In this issue:
- Why do Foreign Investors think China’s Financial System is Complex?
- How to Manage Complexities within China’s Tax Regime
- Pre-investment Capital Planning for China’s Foreign Exchange Control
- Transfer Pricing Regulations in China
Foreign investors often find China’s financial system to be one of the most difficult areas to navigate when establishing or growing their presence in the country. Navigating China’s tax system, and its complexities, requires time and commitment.
That should not come as a surprise. The World Bank recently ranked China 130 out of 190 jurisdictions for ease of paying taxes, for example. Overseas-based financial administration teams too often find that mastering the financial system in China is more complicated than in other jurisdictions.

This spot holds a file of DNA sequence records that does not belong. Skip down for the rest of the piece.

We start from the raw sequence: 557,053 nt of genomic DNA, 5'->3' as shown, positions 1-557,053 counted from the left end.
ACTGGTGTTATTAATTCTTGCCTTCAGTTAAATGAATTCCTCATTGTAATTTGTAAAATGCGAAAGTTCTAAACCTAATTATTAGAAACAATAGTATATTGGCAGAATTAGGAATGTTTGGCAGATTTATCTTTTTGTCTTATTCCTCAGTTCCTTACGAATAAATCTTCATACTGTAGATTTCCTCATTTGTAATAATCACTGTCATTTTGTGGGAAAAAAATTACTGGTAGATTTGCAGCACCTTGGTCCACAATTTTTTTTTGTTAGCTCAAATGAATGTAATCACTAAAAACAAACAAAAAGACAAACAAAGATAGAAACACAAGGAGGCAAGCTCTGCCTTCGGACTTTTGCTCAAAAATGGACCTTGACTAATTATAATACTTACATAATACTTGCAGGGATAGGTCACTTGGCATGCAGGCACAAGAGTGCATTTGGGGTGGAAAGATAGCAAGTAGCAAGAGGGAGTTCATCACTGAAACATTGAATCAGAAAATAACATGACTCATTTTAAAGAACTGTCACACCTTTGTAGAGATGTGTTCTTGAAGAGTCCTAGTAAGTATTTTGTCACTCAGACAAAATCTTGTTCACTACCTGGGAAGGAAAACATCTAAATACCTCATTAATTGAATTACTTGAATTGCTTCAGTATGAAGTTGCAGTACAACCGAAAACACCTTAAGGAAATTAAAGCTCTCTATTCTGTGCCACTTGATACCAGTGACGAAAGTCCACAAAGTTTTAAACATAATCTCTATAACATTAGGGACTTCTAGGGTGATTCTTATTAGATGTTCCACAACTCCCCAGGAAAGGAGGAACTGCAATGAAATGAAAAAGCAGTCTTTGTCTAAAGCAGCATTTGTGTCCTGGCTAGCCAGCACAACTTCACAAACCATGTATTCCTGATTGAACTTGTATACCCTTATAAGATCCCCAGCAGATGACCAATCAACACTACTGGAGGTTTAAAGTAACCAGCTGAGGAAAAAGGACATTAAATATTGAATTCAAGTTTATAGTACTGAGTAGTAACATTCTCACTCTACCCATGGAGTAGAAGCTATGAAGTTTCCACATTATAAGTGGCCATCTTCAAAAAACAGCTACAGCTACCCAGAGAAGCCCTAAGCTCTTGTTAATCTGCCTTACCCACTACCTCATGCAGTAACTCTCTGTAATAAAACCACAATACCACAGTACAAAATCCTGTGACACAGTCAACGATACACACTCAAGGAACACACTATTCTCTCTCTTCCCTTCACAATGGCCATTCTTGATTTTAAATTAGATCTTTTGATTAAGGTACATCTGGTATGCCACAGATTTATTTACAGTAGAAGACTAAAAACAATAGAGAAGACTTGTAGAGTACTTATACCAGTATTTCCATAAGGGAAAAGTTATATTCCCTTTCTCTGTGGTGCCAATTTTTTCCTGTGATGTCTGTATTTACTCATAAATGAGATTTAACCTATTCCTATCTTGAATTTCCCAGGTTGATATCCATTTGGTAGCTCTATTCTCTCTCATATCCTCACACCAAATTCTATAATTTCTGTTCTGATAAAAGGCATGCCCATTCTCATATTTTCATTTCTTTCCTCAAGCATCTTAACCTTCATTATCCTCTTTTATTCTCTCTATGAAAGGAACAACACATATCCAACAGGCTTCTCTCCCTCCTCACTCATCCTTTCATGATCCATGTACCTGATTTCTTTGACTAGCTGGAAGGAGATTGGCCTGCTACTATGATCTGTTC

A complex bureaucracy and licensing regime, idiosyncratic features, strict capital controls, and frequent audits – as well as pronounced regional variance – all contribute to this complexity. These issues are borne of seemingly mundane day-to-day tasks, such as issuing invoices known as fapiao, as well as for more complex and strategically important issues, like profit repatriation and intercompany payments.
In this issue of China Briefing Magazine, we look at the factors that make China’s financial system unique and complex, and identify steps foreign investors can take to overcome the resulting challenges.
First, we look at the issues that most commonly disorient foreign investors. We then take a closer look at some of these complexities, and what businesses can do to manage them. Next, we discuss the importance of pre-investment capital planning in the context of tough foreign exchange controls, before examining the ever-maturing regulations for the transfer pricing system.